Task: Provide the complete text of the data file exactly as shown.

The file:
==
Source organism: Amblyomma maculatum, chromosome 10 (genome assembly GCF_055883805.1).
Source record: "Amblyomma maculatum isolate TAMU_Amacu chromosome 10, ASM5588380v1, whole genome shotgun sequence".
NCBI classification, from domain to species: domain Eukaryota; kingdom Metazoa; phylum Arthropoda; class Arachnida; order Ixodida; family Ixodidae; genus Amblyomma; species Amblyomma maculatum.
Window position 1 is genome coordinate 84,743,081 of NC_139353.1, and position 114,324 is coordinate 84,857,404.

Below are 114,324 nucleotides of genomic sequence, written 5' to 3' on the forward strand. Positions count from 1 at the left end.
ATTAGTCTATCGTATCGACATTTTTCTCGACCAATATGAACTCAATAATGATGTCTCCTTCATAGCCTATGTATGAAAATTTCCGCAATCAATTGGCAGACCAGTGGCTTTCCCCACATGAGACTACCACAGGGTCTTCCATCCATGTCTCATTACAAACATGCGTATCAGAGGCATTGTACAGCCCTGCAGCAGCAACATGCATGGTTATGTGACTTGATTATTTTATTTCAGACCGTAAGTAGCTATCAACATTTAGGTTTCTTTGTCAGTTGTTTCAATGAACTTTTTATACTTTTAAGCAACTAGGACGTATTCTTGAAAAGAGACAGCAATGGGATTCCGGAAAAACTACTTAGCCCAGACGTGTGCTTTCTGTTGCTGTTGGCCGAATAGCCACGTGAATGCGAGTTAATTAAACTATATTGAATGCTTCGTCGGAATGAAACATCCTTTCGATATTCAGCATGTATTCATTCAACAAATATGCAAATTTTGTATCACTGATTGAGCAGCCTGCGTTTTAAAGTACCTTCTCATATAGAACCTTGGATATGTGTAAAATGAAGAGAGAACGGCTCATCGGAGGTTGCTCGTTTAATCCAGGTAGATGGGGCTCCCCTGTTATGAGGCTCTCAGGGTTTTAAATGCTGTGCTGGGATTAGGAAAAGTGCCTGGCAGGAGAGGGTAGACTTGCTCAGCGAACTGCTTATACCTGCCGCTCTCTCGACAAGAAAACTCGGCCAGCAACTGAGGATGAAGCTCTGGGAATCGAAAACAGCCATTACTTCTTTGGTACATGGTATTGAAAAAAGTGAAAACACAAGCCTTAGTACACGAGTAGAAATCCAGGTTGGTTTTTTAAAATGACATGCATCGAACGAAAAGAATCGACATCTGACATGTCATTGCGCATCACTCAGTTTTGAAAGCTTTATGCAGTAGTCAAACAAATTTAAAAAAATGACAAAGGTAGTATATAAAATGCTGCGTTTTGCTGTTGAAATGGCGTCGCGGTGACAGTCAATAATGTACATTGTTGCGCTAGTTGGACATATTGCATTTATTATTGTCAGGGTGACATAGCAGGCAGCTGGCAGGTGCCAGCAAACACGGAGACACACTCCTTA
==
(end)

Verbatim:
Source organism: Amblyomma maculatum, chromosome 10 (genome assembly GCF_055883805.1).
Source record: "Amblyomma maculatum isolate TAMU_Amacu chromosome 10, ASM5588380v1, whole genome shotgun sequence".
NCBI classification, from domain to species: domain Eukaryota; kingdom Metazoa; phylum Arthropoda; class Arachnida; order Ixodida; family Ixodidae; genus Amblyomma; species Amblyomma maculatum.
Window position 1 is genome coordinate 84,743,081 of NC_139353.1, and position 114,324 is coordinate 84,857,404.

Below are 114,324 nucleotides of genomic sequence, written 5' to 3' on the forward strand. Positions count from 1 at the left end.
ATTAGTCTATCGTATCGACATTTTTCTCGACCAATATGAACTCAATAATGATGTCTCCTTCATAGCCTATGTATGAAAATTTCCGCAATCAATTGGCAGACCAGTGGCTTTCCCCACATGAGACTACCACAGGGTCTTCCATCCATGTCTCATTACAAACATGCGTATCAGAGGCATTGTACAGCCCTGCAGCAGCAACATGCATGGTTATGTGACTTGATTATTTTATTTCAGACCGTAAGTAGCTATCAACATTTAGGTTTCTTTGTCAGTTGTTTCAATGAACTTTTTATACTTTTAAGCAACTAGGACGTATTCTTGAAAAGAGACAGCAATGGGATTCCGGAAAAACTACTTAGCCCAGACGTGTGCTTTCTGTTGCTGTTGGCCGAATAGCCACGTGAATGCGAGTTAATTAAACTATATTGAATGCTTCGTCGGAATGAAACATCCTTTCGATATTCAGCATGTATTCATTCAACAAATATGCAAATTTTGTATCACTGATTGAGCAGCCTGCGTTTTAAAGTACCTTCTCATATAGAACCTTGGATATGTGTAAAATGAAGAGAGAACGGCTCATCGGAGGTTGCTCGTTTAATCCAGGTAGATGGGGCTCCCCTGTTATGAGGCTCTCAGGGTTTTAAATGCTGTGCTGGGATTAGGAAAAGTGCCTGGCAGGAGAGGGTAGACTTGCTCAGCGAACTGCTTATACCTGCCGCTCTCTCGACAAGAAAACTCGGCCAGCAACTGAGGATGAAGCTCTGGGAATCGAAAACAGCCATTACTTCTTTGGTACATGGTATTGAAAAAAGTGAAAACACAAGCCTTAGTACACGAGTAGAAATCCAGGTTGGTTTTTTAAAATGACATGCATCGAACGAAAAGAATCGACATCTGACATGTCATTGCGCATCACTCAGTTTTGAAAGCTTTATGCAGTAGTCAAACAAATTTAAAAAAATGACAAAGGTAGTATATAAAATGCTGCGTTTTGCTGTTGAAATGGCGTCGCGGTGACAGTCAATAATGTACATTGTTGCGCTAGTTGGACATATTGCATTTATTATTGTCAGGGTGACATAGCAGGCAGCTGGCAGGTGCCAGCAAACACGGAGACACACTCCTTA